The kind of case prosecutors might be trying to build against Mr. Stone is difficult to determine. According to people familiar with the inquiry, they are focused in part on whether Mr. Stone testified truthfully when he told the House Intelligence Committee a year ago that he had no “advance knowledge of the source or actual content of the WikiLeaks disclosures.” I had no advance knowledge of the source, content or exact timing of the Wikileaks disclosures. There is no evidence or witness who can honestly prove otherwise. My testimony before the House Committee is 100% accurate and truthful.

Investigators are also examining whether Mr. Stone engaged in witness tampering or obstruction of justice stemming from his dealings with Mr. Credico, the people said. I never urged anyone not to co-operate with the Mueller inquiry. Credico has however threatened third party witnesses to whom he confirmed he was my back-channel.

In a statement this week, Mr. Stone again labeled Mr. Credico his source about WikiLeaks. Mr. Stone said Mr. Credico “was emphatic over a 50-day period, insisting that this ‘bombshell’ was coming” from WikiLeaks that would undermine Mrs. Clinton before the election.

Mr. Credico has vehemently denied Mr. Stone’s account. Though he interviewed Mr. Assange in August 2016 for a radio show and visited him in London after the election, he has said he never conveyed inside information from WikiLeaks to Mr. Stone. Randy Credico never told me the source or content of the Wikileaks disclosures, only that they would be significant and would “roil the race.

The two men, once friends, have fallen out over the dispute. In one text exchange in May obtained by The New York Times, Mr. Credico told Mr. Stone, “You are an inveterate liar everybody knows that,” to which Mr. Stone replied, “You ain’t exactly George Washington yourself.”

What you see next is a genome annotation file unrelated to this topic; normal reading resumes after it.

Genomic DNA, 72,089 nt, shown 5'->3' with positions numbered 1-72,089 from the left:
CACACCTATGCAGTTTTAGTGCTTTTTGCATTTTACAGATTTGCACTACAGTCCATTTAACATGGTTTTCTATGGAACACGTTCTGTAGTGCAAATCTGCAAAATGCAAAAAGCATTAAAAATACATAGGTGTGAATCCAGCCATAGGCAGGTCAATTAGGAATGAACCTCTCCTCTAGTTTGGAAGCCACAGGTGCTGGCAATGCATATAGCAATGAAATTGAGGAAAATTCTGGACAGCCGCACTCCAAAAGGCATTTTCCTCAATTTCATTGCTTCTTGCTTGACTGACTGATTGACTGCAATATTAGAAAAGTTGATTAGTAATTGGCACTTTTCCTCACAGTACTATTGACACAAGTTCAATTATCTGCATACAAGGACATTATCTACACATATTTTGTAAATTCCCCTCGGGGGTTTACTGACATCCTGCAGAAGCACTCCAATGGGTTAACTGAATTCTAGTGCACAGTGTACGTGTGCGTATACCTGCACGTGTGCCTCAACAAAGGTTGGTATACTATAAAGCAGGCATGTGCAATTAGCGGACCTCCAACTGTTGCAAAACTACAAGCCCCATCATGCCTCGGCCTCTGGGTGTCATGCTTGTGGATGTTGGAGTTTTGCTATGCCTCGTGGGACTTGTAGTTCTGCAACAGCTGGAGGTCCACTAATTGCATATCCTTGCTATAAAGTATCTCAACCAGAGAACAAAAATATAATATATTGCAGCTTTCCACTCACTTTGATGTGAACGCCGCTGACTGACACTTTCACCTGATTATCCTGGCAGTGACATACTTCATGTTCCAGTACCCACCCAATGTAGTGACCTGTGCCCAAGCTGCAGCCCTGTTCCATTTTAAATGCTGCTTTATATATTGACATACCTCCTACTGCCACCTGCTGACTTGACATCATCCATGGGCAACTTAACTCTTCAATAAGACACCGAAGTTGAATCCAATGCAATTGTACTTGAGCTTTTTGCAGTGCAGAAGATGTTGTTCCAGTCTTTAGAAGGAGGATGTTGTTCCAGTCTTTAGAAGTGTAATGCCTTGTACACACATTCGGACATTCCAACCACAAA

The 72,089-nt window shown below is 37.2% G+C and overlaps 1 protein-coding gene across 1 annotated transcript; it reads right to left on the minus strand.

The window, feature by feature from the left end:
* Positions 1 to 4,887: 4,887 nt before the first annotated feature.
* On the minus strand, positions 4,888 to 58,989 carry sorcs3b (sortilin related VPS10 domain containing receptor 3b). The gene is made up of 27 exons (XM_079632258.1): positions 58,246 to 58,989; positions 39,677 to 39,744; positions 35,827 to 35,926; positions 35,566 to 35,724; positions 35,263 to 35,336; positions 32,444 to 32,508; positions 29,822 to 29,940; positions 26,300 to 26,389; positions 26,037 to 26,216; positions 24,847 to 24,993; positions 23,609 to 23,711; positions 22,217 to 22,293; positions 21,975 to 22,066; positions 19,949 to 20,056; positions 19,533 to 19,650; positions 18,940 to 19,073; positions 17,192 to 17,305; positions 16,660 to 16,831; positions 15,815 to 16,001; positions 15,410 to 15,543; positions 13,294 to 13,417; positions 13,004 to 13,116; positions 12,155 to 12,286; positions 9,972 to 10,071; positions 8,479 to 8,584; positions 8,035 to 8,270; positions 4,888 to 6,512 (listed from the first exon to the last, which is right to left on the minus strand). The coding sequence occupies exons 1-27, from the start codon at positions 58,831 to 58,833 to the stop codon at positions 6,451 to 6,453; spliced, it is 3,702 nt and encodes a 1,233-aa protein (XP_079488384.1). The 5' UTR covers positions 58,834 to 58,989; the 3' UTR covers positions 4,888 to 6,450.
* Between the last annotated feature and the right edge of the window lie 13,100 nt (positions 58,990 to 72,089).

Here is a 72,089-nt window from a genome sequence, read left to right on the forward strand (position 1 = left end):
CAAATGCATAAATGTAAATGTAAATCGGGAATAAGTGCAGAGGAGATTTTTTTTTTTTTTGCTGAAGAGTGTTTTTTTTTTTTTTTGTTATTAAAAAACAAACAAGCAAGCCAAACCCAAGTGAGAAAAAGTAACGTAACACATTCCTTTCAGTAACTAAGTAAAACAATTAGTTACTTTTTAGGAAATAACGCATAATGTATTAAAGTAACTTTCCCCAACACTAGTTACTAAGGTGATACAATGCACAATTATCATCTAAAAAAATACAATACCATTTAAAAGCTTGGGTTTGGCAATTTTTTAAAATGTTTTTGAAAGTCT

From the beginning, I wanted to protect the identity of Credico, because I knew that his support for Julian Assange and the journalistic independence of WikiLeaks would not be popular in the progressive left circles where he made a living. 

I have stressed from the beginning that he confirmed for me that what Julian Assange said on CNN in June of 2016 was true, the WikiLeaks publisher had a treasure trove of documents that would rock the Presidential Campaign.  

I turned over Randy Credico’s name to the House Intelligence Committee only reluctantly.  I feared that there would be professional and economic repercussions to him if his name leaked, and, as I thought, he was fired at the Progressive radio station where he worked.

When I told Randy that I might be forced to disclose his name as the House Intelligence Committee, he did not react well. In fact he said repeatedly that I should be willing to go to jail rather than disclose that he was my source, rather dramatic I thought.

It was Credico who was distraught at the prospect of testifying not me. I repeatedly told him to tell the truth.

Mr. Credico testified before the grand jury in September and has been interviewed in recent weeks by federal investigators. They are reviewing his communications with Mr. Stone, including emails and text messages, in which Mr. Stone told Mr. Credico not to talk to the F.B.I. and to invoke his Fifth Amendment right not to incriminate himself before the grand jury, according to people familiar with the inquiry. This is false. We discussed his fifth Amendment rights only in connection with his role as a journalist and in connection with the House Intelligence Committee. The claim that I somehow threatened or coerced or intimidated Credico are false. I never told him not to talk to the FBI or not co-operate with the Grand Jury. I consistently told him to tell the truth.

Recall that although he refused to testify before the House Intelligence Committee he later met with Democrat members after which he announced on MSNBC that Assange was willing to interview with them. The Democrats and Wikileaks quickly denied it.

Investigators have also questioned Bill Samuels, a wealthy progressive activist in New York and a friend of Mr. Credico’s, in what appears to be an attempt to corroborate portions of Mr. Credico’s account, people familiar with the investigation said. Mr. Samuels once accompanied Mr. Credico to a media interview in which Mr. Credico asserted that he was not Mr. Stone’s link to Julian Assange. So Samuels heard Credico lie in an interview…and ?

Mr. Stone said he pressed Mr. Credico only to tell the truth. “I didn’t urge him to plead the Fifth, I didn’t urge him not to testify. He made those decisions on his own,” he said. He added that Mr. Credico was “furious” because he had identified him to the House committee as his WikiLeaks source rather than shielding him. I had no interest in Credico doing anything but telling the truth.